# Can the Squeeze Theorem be applied in this sequence?

I am finding if the sequence $$(-1)^n\frac{(n+1)!}{3n!}$$ is convergent or divergent. I want to clarify that this sequence is divergent since the Squeeze theorem cannot be applied here (because there is (n+1)! in the numerator) and when simplified, the sequence yields to {$$(-1)^n\frac{(n+1)}{3}$$}; thus, the sequence does not approach to a single value. Am I right?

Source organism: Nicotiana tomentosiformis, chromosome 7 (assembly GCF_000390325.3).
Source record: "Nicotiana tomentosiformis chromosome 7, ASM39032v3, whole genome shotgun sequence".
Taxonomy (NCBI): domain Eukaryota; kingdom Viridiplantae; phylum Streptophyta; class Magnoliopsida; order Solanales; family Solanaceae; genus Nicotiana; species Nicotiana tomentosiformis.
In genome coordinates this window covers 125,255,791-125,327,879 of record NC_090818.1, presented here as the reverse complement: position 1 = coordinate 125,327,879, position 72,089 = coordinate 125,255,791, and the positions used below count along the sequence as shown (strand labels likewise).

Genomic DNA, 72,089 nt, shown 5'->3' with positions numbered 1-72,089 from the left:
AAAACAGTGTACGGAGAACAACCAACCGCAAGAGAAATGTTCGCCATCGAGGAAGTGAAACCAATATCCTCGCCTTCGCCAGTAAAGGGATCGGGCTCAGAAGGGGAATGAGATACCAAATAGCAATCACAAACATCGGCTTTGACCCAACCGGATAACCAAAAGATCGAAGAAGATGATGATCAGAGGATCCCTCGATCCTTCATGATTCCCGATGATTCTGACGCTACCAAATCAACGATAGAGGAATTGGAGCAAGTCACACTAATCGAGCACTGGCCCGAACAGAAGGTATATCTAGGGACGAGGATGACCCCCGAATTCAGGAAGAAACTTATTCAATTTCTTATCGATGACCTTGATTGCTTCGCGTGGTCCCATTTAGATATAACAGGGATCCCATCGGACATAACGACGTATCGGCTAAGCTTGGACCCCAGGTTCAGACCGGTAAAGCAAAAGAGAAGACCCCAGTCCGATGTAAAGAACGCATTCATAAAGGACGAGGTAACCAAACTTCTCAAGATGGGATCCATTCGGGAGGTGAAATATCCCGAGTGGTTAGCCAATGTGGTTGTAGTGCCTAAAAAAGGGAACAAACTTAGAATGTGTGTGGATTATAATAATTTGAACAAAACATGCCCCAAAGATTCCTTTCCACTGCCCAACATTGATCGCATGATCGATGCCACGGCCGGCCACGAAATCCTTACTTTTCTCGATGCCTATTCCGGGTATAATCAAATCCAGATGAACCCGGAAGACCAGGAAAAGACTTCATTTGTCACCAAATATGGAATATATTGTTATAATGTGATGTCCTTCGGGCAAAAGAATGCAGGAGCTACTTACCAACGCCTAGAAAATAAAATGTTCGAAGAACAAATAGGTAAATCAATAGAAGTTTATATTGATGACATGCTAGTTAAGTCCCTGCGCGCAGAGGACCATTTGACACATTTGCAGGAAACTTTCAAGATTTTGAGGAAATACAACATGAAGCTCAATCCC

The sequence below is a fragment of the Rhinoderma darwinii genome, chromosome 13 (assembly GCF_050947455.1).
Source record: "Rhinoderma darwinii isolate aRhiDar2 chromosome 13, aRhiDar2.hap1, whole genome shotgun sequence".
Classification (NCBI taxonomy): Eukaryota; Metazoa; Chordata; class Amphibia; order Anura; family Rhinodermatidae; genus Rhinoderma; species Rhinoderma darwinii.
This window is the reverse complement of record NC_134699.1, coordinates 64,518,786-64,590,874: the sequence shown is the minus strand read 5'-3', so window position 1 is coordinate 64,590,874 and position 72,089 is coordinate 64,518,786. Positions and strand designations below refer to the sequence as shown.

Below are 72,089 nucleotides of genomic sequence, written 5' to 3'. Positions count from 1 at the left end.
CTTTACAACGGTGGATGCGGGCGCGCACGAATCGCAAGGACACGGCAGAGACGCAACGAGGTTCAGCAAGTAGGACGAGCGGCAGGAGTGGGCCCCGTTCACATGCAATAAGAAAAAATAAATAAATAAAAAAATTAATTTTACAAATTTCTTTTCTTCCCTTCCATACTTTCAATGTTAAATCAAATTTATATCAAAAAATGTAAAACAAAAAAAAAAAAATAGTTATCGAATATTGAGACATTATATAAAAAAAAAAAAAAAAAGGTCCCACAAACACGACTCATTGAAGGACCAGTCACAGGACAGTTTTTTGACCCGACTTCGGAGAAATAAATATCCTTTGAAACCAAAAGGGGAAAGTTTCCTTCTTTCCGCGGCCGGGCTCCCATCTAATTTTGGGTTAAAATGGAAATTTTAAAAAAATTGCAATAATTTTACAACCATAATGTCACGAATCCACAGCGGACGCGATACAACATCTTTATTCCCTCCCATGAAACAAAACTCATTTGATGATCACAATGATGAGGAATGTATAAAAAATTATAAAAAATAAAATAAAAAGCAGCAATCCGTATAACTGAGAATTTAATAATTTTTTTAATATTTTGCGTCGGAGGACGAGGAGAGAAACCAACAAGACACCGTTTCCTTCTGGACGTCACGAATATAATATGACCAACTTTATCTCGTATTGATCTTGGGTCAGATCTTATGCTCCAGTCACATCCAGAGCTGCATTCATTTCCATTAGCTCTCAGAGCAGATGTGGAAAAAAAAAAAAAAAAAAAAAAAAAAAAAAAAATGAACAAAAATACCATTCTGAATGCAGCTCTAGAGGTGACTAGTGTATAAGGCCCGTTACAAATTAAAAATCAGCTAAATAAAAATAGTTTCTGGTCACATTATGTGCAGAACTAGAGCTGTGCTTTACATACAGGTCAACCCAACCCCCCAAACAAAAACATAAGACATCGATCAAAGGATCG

• Are you sure you have $(3)(n!)$ and not $(3n)!$ in the denominator? Jun 3 '21 at 11:50
• Yes. The term in the denominator is not enclosed in a parenthesis. Jun 3 '21 at 12:00
• Correct. The sequence is unbounded, so it cannot have a limit. The series emerging by summing up the entries does not converge either. Jun 3 '21 at 12:13